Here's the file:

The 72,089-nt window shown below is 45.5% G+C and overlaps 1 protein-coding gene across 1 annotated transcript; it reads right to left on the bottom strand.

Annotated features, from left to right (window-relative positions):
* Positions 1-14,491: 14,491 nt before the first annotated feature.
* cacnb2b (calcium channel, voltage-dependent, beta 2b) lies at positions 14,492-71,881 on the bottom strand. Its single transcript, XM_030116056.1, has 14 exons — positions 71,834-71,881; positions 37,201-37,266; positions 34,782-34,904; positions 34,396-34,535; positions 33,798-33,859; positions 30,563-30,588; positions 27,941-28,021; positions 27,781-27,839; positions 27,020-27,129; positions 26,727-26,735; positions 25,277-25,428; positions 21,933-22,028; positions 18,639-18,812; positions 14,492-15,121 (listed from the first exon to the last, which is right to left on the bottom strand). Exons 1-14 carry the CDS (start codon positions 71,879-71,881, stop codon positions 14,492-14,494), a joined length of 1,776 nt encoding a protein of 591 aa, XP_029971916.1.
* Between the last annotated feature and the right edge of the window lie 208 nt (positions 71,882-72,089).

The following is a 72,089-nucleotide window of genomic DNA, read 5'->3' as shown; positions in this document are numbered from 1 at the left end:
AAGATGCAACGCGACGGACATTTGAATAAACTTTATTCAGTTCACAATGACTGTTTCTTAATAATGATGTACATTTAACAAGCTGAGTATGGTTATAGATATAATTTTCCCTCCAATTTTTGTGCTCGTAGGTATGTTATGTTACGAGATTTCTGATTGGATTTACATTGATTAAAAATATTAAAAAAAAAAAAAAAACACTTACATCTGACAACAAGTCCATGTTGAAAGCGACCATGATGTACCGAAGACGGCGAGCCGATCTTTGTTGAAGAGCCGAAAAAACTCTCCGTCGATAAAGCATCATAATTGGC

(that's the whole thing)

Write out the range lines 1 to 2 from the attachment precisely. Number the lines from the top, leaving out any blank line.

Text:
The 72,089-nt window shown below is 45.5% G+C and overlaps 1 protein-coding gene across 1 annotated transcript; it reads right to left on the bottom strand.

Annotated features, from left to right (window-relative positions):